We found a significant relationship between paternal breastfeeding self-efficacy scores after childbirth and fathers who cooperated in prenatal care, as the mean paternal breastfeeding self-efficacy score was higher in the fathers who cooperated in prenatal care (P = 0.001). According to the results of the present study, paternal breastfeeding self-efficacy score had a significant relationship with attending antenatal classes (P = 0.003) (17). Attending antenatal classes prepared fathers for accepting the role of father. Research suggested that educating fathers before and after childbirth improved EBF six and four months postpartum, reduced using formula feeding two months postpartum, and decreased breastfeeding problems (16). In the present study, there was no correlation between paternal breastfeeding self-efficacy scores at discharge and fathers’ decision on the type of neonatal feeding after childbirth, their income status, occupation, age, education, and breastfeeding support.

Fathers’ support is a modifiable and alterable factor. Parental cooperation in breastfeeding offers an ideal framework for designing interventions to raise fathers’ involvement and help the parents work together to meet their breastfeeding goals (15). In the current investigation, a significant relationship was observed between fathers' support for breastfeeding three months after delivery and infants' feeding practices three months postpartum (P = 0.006). This finding is consistent with the results of another study (9), which showed that although fathers' attitudes were effective in supporting breastfeeding, infant and young child practice three months after delivery was not correlated with occupation, education, income, housing status, father’s attendance to antenatal classes, father’s cooperation in prenatal care, and father’s decision on the type of neonatal feeding at the time of discharge (18). Moreover, fathers' attitudes were not correlated with the duration of EBF.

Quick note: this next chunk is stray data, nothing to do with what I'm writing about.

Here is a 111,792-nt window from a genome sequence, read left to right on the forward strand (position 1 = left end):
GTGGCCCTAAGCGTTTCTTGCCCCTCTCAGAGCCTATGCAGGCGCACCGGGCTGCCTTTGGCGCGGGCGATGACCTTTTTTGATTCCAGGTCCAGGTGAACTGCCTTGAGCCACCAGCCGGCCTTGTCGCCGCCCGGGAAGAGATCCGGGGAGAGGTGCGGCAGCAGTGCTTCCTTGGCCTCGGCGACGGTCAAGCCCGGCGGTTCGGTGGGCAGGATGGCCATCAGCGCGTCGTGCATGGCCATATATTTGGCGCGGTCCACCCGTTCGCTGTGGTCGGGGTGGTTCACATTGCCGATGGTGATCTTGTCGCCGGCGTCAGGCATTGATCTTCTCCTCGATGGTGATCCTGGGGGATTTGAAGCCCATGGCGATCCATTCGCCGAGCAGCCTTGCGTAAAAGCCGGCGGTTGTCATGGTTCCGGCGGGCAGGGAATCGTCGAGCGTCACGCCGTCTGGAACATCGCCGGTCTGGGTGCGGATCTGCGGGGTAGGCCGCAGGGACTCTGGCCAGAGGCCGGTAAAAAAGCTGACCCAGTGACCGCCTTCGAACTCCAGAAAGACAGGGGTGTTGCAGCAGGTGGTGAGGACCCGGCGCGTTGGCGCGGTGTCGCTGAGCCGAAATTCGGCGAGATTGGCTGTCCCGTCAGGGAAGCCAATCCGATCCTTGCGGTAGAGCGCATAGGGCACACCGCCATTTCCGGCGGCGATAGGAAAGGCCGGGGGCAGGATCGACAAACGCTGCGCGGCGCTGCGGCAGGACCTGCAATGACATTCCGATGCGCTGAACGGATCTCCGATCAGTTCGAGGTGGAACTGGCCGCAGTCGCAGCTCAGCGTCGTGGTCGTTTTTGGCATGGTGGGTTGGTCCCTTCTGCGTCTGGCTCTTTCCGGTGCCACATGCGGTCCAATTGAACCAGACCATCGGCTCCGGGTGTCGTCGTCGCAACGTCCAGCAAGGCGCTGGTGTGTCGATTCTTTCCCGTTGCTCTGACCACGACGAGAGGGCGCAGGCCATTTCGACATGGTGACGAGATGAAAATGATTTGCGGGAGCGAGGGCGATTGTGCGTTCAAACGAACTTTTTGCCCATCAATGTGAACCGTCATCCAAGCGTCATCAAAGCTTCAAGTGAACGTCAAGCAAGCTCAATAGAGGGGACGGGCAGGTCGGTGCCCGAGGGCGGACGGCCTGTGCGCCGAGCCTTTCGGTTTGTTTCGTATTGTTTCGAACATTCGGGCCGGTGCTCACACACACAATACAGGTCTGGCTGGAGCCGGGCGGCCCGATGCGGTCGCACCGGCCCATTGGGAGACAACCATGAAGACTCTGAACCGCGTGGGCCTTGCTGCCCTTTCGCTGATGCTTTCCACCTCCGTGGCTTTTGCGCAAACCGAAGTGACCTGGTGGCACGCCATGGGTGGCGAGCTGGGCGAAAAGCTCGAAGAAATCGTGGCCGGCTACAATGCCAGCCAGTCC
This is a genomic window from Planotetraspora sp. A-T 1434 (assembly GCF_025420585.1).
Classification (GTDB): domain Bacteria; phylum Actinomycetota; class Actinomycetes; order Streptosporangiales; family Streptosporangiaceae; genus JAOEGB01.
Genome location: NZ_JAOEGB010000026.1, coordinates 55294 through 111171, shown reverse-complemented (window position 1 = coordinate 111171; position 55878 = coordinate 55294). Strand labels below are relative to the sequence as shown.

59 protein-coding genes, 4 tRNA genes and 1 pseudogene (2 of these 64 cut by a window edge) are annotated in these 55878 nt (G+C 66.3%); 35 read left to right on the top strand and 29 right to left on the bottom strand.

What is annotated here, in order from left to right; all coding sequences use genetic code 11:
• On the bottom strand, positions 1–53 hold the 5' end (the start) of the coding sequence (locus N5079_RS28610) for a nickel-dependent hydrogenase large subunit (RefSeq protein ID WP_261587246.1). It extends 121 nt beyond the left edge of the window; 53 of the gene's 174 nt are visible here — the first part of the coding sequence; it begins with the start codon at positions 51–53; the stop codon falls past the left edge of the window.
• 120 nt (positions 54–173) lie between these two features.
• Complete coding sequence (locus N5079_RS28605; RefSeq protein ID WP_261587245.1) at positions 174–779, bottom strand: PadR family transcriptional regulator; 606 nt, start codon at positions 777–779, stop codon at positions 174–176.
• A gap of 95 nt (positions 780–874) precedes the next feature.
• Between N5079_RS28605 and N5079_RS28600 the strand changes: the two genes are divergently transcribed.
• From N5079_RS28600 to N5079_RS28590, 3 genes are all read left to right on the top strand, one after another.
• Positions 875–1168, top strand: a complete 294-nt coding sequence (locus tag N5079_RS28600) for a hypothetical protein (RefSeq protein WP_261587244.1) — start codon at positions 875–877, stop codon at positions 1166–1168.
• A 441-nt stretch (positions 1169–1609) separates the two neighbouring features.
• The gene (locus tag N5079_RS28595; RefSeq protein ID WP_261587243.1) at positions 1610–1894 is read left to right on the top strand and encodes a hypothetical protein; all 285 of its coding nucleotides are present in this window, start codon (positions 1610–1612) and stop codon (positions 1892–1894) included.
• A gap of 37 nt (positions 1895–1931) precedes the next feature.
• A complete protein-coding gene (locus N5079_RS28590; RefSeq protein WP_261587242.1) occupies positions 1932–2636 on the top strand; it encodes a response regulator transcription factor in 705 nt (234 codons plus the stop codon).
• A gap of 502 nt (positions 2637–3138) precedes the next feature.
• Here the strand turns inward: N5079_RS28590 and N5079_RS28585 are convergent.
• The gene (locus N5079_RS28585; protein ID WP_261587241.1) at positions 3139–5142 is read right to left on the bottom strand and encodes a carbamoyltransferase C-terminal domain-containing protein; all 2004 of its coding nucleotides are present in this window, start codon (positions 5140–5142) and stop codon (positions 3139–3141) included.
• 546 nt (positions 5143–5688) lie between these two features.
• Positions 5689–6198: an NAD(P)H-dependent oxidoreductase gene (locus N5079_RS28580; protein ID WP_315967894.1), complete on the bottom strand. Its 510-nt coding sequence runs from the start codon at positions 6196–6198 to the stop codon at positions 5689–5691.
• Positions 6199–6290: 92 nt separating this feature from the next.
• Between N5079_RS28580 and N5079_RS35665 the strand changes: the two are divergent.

5.1. Conclusions

According to the findings of the present study, no correlation was found between paternal breastfeeding self-efficacy scores and infant and young child practice three months postpartum. Paternal breastfeeding self-efficacy scores correlated significantly with the fathers attending antenatal classes and the father's cooperation in prenatal care. Nonetheless, the paternal breastfeeding self-efficacy score was not significantly related to fathers’ age, occupation, education, income, and breastfeeding support. Furthermore, in this study, infant feeding practice was not correlated with the father’s education, occupation, income status, housing status, and decision on the type of neonatal feeding. However, there was a significant relationship between infant and young child practice and paternal support for breastfeeding (P = 0.006).

Acknowledgements